The Libraries are back at the farmers market this week and we’ve got two new recipes for you featuring two of my favorite vegetables — peas and beets! Yum!
Indian Curried Peas and Cheese
Let’s face it: a lot of us get into comfort zones with the food we allow to make up our diets. It can be hard to get out of these zones along with not knowing where to start it can be intimidating. That’s why we choose this recipe using the in-season peas at the farmer’s market you can experience another culture with this delicious Indian dish!
- 3 pounds fresh green peas in pods
- 2 onions, 3 ounces each
- 1 hot green chile pepper
- ¼ cup light vegetable or salad oil
- 1-½ teaspoons curry powder
- 1 teaspoon ground turmeric
- 1 cup water
- 3 cups dry-curd low-salt cottage cheese
- 10 fresh mint leaves
- Shell peas. Peel and mince onions. Wearing rubber or plastic gloves, slit open the hot pepper and rinse off seeds. Discard stem and ribs. Halve the pepper. Mince about 4 teaspoons for the recipe (or use more to taste), and refrigerate the rest.
- Heat the oil in a large saucepan and add the onions. Saute until translucent. Stir in curry powder and turmeric and stir over low heat until fragrant and browned.
- Pour in peas, mix, then add the cup of water. Cover the pan and simmer for about 20 minutes, until peas are tender. If the water evaporates too soon, add a little more, 2 tablespoons at a time.
- Stir in cottage cheese and minced chile pepper and continue to simmer and stir until cheese is well mixed and everything is hot. Season with salt to taste set aside to cool.
- Wash and dry mint leaves and sprinkle over the mixture. Serve as a cold vegetable; good with fish and poultry, or as a vegetarian main course.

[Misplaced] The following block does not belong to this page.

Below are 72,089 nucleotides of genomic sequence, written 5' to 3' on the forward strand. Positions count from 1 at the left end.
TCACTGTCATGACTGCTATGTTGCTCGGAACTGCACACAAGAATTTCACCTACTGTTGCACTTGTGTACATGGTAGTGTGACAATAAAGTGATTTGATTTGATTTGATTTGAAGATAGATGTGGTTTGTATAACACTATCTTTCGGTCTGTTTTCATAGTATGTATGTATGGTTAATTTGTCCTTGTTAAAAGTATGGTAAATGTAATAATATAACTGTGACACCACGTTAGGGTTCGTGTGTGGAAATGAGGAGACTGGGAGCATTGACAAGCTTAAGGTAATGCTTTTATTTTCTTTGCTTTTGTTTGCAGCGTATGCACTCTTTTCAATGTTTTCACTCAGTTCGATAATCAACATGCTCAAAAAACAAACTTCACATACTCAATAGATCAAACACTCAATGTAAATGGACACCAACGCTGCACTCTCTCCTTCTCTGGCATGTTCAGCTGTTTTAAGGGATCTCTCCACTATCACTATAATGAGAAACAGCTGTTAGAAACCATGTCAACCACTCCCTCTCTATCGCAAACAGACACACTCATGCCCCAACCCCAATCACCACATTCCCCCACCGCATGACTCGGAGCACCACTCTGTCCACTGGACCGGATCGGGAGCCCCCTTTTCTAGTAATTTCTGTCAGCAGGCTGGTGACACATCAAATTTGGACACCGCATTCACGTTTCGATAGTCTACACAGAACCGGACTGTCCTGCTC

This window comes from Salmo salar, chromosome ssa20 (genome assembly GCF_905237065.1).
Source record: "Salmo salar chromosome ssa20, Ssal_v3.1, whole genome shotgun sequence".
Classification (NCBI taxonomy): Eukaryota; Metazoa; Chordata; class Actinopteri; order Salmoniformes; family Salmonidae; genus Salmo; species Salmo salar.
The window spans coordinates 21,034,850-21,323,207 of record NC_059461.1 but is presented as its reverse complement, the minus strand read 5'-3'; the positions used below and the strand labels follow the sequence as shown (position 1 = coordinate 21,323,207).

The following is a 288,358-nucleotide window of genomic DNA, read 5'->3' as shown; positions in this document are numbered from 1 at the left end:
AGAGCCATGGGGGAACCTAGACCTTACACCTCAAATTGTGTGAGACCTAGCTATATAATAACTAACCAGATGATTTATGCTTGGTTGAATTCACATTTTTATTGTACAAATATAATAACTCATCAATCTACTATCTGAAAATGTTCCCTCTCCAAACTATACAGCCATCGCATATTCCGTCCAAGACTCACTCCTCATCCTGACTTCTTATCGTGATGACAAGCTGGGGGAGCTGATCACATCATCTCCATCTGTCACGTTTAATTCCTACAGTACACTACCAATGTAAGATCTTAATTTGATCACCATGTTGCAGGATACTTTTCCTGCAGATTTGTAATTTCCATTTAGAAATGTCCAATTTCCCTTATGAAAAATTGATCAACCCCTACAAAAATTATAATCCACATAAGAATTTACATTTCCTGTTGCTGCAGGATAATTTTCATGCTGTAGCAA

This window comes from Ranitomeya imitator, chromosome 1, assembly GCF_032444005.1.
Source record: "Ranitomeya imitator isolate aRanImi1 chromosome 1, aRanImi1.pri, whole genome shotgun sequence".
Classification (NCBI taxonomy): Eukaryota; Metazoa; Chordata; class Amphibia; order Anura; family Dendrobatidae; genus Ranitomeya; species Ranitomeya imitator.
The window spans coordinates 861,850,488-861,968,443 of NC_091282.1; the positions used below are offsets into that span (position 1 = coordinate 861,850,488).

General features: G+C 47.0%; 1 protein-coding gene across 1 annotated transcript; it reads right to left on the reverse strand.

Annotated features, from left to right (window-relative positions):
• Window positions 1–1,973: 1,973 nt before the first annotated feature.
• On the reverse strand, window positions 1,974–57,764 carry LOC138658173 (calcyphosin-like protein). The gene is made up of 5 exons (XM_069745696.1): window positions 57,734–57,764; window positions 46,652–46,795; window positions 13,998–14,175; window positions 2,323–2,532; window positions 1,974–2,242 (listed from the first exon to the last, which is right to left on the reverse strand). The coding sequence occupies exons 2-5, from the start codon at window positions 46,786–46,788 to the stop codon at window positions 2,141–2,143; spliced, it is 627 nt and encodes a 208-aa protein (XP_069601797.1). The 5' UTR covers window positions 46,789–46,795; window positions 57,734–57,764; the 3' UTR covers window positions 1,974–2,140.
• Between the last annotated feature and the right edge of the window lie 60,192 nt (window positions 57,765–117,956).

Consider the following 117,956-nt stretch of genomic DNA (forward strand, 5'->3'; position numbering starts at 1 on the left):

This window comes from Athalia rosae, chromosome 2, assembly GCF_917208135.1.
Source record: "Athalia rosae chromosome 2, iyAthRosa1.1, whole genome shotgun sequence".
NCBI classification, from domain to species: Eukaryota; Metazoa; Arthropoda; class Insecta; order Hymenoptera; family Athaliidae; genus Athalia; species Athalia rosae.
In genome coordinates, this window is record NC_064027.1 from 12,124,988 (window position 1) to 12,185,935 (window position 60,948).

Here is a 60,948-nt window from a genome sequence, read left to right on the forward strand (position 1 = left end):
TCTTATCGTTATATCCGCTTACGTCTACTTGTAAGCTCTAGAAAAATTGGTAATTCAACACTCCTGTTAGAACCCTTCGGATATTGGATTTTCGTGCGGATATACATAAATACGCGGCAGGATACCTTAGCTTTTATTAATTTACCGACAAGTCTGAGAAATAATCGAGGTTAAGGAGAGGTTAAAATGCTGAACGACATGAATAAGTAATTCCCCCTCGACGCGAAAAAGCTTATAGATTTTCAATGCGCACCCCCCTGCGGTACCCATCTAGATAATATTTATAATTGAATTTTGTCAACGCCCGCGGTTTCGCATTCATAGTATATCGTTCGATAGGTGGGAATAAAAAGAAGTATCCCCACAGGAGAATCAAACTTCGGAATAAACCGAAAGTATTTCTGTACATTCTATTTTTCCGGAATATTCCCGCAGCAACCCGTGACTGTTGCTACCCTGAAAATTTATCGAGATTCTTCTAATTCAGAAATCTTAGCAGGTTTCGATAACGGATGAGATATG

- Before mixing in the cheese, puree the curried pea and onion mixture in a food processor or with a food mill.
- Use butter, or butter and oil, instead of all vegetable or salad oil.
By Inez M. Krech
Adapted from Beans & Peas
Beet-Pickled Eggs with Hot Mustard Dust
For those who aren’t quite ready to go all in on a new exotic dish with their farmers market goodies, this recipe gives a fun, spicy feel to a traditional picnic favorite.
- 1 medium beet
- 1 ⅓ cups apple cider vinegar
- ¼ cup sugar
- 1 teaspoon black peppercorns
- 5 small dried red chiles
- 1 3-inch cinnamon stick
- 1 teaspoon coriander seeds
- 12 eggs (These can also be found at the market!)
- 2 tablespoons yellow mustard seeds
- 1 egg yolk
- 1 tablespoon fresh lemon juice
- 1 cup canola oil
- ¼ cup extra-virgin olive oil
- 1 ½ tablespoons honey
- 1 teaspoon Dijon mustard
- Wash the beet, trim the ends, and slice it into ½-inch-thick rounds. Pour 3 cups water into a saucepan and add the beets, vinegar, sugar, peppercorns, chiles, cinnamon sticks, coriander seeds, and ¾ teaspoon salt. Bring to a simmer and cook for 10 minutes. Then remove from the heat and let cool to room temperature. Pour the pickling liquid into a large storage container and chill it in the refrigerator.
- Set the eggs in a 2-quart saucepan and add enough water to cover by 1 inch. Bring the water to a gentle simmer, boil for 1 minute, remove from the heat, and leave the eggs in the water for 8 minutes. Drain the eggs, crack the shells against the side of the pan, and cover them with fresh cold water. Peel the eggs underwater and add them to the cold pickling liquid. Let steep in the pickling liquid in the refrigerator overnight or up to 7 days.
- For the mayonnaise, pulverize the yellow mustard seeds in a spice-devoed coffee grinder until fine but not powdered. In a food processor, combine the egg yolk, lemon juice, and 1 tablespoon water, and buzz to combine. With the machine running, add the canola oil drop by drop until an emulsion forms; then add the rest of the canola oil and the olive oil in a very thin stream. Season 4 teaspoons of the ground mustard seeds, the honey, the Dijon mustard, and salt and pepper to taste.
- To serve the pickled eggs, blot them dry on paper towels, cut each one in half, and set on a platter. Drop a small spoonful of honey-mustard mayonnaise over the yolk of each egg, and sprinkle generously with the remaining hot mustard dust.
You can always use store bought mayonnaise and doctor it up instead of completely making it from scratch!
By Amy Thielen
Adapted from The New Midwestern Table